arc · contemporary · new adult · review · romance

Fixed by Emma Louise

Fixed (Flawed Love #2)
by Emma Louise

Rating: ★★★★
Add on Goodreads | Purchase on Amazon

He’s my best friends brother.
She’s not over her ex.

Elliott.

I should have seen it coming, my world being shattered by the man that was supposed to love me. But I didn’t and now I’m trying to find the pieces of me he left behind. 
Duke.

I can’t fix her, not when I’m just as broken as she is. I should leave her alone, she’s too good for me. But, fighting the attraction that pulls us together is getting harder everyday.

It doesn’t take long until we’re a tangle of limbs and pleasures. 

No promises are made, no guarantees. 

Just a vow to keep our hearts out of the bedroom. 

Simple, right? 

Except, now we both have to try and avoid getting cut on each others broken parts.

*ARC provided by author/publisher in exchange for an honest review*

You can also read this review on Goodreads

Fixed is my first story by Emma Louise—a second chance romance between a single mother and her best friend’s older brother. It screams ‘forbidden’. Taboo. However, it is filled with heartache for someone who forget what self-love is; for another who has returned to Savannah, a little bruised and shattered himself.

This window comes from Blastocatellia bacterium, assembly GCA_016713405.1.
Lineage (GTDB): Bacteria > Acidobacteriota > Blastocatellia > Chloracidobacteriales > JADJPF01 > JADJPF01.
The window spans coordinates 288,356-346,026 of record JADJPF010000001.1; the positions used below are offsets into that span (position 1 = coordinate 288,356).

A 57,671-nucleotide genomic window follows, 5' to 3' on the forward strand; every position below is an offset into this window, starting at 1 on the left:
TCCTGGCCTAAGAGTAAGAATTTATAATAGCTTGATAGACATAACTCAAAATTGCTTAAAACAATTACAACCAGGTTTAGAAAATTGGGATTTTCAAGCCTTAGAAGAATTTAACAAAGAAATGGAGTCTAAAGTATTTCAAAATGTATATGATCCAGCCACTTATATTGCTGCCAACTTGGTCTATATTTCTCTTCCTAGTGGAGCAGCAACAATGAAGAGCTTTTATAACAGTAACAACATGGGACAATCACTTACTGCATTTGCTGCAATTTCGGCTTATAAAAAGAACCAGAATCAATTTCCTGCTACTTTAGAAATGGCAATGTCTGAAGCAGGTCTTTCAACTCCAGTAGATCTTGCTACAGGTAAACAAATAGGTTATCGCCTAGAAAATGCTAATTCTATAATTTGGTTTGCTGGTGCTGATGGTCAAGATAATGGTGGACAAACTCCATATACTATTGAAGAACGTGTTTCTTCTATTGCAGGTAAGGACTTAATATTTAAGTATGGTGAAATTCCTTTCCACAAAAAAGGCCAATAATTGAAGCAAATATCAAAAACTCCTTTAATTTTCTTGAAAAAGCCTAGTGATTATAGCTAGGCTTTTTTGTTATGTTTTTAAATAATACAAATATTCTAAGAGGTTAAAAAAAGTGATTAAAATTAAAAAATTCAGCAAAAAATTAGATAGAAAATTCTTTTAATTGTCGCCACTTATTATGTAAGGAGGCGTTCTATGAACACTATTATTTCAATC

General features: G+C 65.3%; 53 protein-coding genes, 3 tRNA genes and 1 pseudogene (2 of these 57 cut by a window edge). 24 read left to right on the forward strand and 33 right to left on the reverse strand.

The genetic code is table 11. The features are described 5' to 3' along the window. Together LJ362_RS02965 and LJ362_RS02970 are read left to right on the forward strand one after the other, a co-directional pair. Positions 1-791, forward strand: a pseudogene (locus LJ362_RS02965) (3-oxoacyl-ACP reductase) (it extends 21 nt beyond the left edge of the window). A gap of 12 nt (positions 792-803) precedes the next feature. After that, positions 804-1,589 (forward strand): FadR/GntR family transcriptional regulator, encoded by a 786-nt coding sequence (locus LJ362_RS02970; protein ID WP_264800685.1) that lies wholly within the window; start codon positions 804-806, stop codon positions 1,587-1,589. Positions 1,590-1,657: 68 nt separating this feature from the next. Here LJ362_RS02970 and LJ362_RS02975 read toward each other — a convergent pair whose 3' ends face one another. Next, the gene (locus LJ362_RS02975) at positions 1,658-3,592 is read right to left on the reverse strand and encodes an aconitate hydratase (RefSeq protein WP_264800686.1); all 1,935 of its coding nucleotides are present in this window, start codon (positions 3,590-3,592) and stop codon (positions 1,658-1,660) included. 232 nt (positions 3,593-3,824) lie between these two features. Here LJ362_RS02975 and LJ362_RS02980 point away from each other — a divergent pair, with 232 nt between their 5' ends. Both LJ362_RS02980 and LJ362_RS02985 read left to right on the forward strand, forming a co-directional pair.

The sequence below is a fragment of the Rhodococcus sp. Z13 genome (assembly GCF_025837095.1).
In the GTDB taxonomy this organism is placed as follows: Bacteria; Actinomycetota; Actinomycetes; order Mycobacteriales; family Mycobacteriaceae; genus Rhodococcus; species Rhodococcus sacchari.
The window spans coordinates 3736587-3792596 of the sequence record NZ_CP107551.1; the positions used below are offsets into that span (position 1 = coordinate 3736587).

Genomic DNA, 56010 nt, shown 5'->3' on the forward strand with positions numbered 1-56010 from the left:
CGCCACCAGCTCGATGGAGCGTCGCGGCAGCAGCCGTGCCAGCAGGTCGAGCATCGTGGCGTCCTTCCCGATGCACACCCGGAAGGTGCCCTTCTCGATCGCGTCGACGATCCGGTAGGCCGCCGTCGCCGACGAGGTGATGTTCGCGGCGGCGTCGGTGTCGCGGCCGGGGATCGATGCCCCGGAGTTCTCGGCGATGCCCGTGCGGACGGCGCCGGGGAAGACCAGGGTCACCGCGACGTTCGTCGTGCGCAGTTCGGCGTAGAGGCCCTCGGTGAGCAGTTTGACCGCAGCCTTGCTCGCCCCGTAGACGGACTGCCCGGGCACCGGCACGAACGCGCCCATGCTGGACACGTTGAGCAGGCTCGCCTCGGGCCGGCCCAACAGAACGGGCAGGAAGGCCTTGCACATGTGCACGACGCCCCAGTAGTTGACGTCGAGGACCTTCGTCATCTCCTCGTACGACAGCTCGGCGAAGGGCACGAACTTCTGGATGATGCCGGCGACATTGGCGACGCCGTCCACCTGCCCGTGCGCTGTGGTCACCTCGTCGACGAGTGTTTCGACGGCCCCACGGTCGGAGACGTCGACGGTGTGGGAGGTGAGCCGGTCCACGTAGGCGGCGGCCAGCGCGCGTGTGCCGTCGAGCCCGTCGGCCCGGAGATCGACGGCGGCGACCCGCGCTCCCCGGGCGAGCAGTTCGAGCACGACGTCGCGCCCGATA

Something about her calls to me on a level that I don’t understand.

Divorced and feeling defeated, Elliott is re-learning to love herself; to re-acquaint herself with long lost confidence and independence. She’s alone, desperate, raising two young girls within a home that isn’t hers. But she’s determined to never beg another man for anything. Duke is finally returning to Savannah after leaving the military, ready to discover his purpose and start living. Despite being Elliott’s opposite in appearance—she’s wholesome, whereas he’s gruff and rough around the edges—they compliment each other well!

“I can give you this if you want it. Me. It’s not much, but I guarantee you I’ll make it good if you say yes. The only promise I can give you is that our hearts won’t get hurt.”

Elliott is an inspiring woman. I admire her tenacity; it is difficult to love yourself, to know your self-worth, when someone, who’s supposed to have unconditional love for you, repeatedly crumbles your self-esteem. Doing this, whilst raising two inquisitive children, is an incredible feat that every modern woman experiencing a similar hardship deserves an applause.

Duke and Elliott have an intense, heated chemistry that they initially refuse to embrace. However, once they allow their insecurities and hesitation to fall away, they’re passionate and explosive after years of quiet fervid longing. In seamless manner, Duke fits in Elliott’s life, becoming an admirable father figure to Brooke and Bailey, and loving both of them with ease.

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